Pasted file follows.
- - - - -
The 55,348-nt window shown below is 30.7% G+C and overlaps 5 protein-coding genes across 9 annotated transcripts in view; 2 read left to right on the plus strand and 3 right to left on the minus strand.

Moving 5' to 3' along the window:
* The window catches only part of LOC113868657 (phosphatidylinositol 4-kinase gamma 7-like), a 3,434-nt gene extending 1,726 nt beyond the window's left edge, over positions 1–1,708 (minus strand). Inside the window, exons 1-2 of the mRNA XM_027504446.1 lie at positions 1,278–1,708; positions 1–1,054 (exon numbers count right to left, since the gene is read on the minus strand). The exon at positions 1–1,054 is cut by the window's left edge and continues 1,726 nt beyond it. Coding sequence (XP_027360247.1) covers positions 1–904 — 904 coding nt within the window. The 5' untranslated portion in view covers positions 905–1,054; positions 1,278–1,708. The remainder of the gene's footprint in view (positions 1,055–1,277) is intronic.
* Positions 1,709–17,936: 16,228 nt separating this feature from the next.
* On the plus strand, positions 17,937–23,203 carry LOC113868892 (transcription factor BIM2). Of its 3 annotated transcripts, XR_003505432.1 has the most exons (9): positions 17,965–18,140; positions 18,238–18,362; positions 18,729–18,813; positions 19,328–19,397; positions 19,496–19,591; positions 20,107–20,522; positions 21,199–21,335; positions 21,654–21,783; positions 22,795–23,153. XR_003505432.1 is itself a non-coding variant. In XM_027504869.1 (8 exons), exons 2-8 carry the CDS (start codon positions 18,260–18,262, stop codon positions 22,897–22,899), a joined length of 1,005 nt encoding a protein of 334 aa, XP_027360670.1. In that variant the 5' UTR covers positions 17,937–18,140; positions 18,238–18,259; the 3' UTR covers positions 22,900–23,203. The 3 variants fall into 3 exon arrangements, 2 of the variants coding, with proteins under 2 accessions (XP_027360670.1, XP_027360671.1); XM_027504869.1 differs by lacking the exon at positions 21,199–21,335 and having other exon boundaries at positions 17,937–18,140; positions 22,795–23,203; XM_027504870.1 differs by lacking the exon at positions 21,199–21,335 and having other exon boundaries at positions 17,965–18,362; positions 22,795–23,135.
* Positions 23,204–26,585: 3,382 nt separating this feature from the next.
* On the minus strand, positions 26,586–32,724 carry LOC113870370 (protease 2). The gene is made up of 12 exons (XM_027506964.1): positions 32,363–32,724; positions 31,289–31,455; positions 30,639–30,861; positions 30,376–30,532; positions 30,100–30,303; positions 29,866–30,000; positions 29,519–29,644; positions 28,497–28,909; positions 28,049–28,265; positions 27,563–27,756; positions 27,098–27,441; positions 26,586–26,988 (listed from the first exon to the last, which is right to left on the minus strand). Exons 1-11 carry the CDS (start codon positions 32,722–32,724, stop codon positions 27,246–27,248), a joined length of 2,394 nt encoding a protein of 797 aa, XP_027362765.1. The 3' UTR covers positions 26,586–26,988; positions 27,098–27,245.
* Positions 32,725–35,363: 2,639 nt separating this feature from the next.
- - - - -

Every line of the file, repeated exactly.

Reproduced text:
The 55,348-nt window shown below is 30.7% G+C and overlaps 5 protein-coding genes across 9 annotated transcripts in view; 2 read left to right on the plus strand and 3 right to left on the minus strand.

Moving 5' to 3' along the window:
* The window catches only part of LOC113868657 (phosphatidylinositol 4-kinase gamma 7-like), a 3,434-nt gene extending 1,726 nt beyond the window's left edge, over positions 1–1,708 (minus strand). Inside the window, exons 1-2 of the mRNA XM_027504446.1 lie at positions 1,278–1,708; positions 1–1,054 (exon numbers count right to left, since the gene is read on the minus strand). The exon at positions 1–1,054 is cut by the window's left edge and continues 1,726 nt beyond it. Coding sequence (XP_027360247.1) covers positions 1–904 — 904 coding nt within the window. The 5' untranslated portion in view covers positions 905–1,054; positions 1,278–1,708. The remainder of the gene's footprint in view (positions 1,055–1,277) is intronic.
* Positions 1,709–17,936: 16,228 nt separating this feature from the next.
* On the plus strand, positions 17,937–23,203 carry LOC113868892 (transcription factor BIM2). Of its 3 annotated transcripts, XR_003505432.1 has the most exons (9): positions 17,965–18,140; positions 18,238–18,362; positions 18,729–18,813; positions 19,328–19,397; positions 19,496–19,591; positions 20,107–20,522; positions 21,199–21,335; positions 21,654–21,783; positions 22,795–23,153. XR_003505432.1 is itself a non-coding variant. In XM_027504869.1 (8 exons), exons 2-8 carry the CDS (start codon positions 18,260–18,262, stop codon positions 22,897–22,899), a joined length of 1,005 nt encoding a protein of 334 aa, XP_027360670.1. In that variant the 5' UTR covers positions 17,937–18,140; positions 18,238–18,259; the 3' UTR covers positions 22,900–23,203. The 3 variants fall into 3 exon arrangements, 2 of the variants coding, with proteins under 2 accessions (XP_027360670.1, XP_027360671.1); XM_027504869.1 differs by lacking the exon at positions 21,199–21,335 and having other exon boundaries at positions 17,937–18,140; positions 22,795–23,203; XM_027504870.1 differs by lacking the exon at positions 21,199–21,335 and having other exon boundaries at positions 17,965–18,362; positions 22,795–23,135.
* Positions 23,204–26,585: 3,382 nt separating this feature from the next.
* On the minus strand, positions 26,586–32,724 carry LOC113870370 (protease 2). The gene is made up of 12 exons (XM_027506964.1): positions 32,363–32,724; positions 31,289–31,455; positions 30,639–30,861; positions 30,376–30,532; positions 30,100–30,303; positions 29,866–30,000; positions 29,519–29,644; positions 28,497–28,909; positions 28,049–28,265; positions 27,563–27,756; positions 27,098–27,441; positions 26,586–26,988 (listed from the first exon to the last, which is right to left on the minus strand). Exons 1-11 carry the CDS (start codon positions 32,722–32,724, stop codon positions 27,246–27,248), a joined length of 2,394 nt encoding a protein of 797 aa, XP_027362765.1. The 3' UTR covers positions 26,586–26,988; positions 27,098–27,245.
* Positions 32,725–35,363: 2,639 nt separating this feature from the next.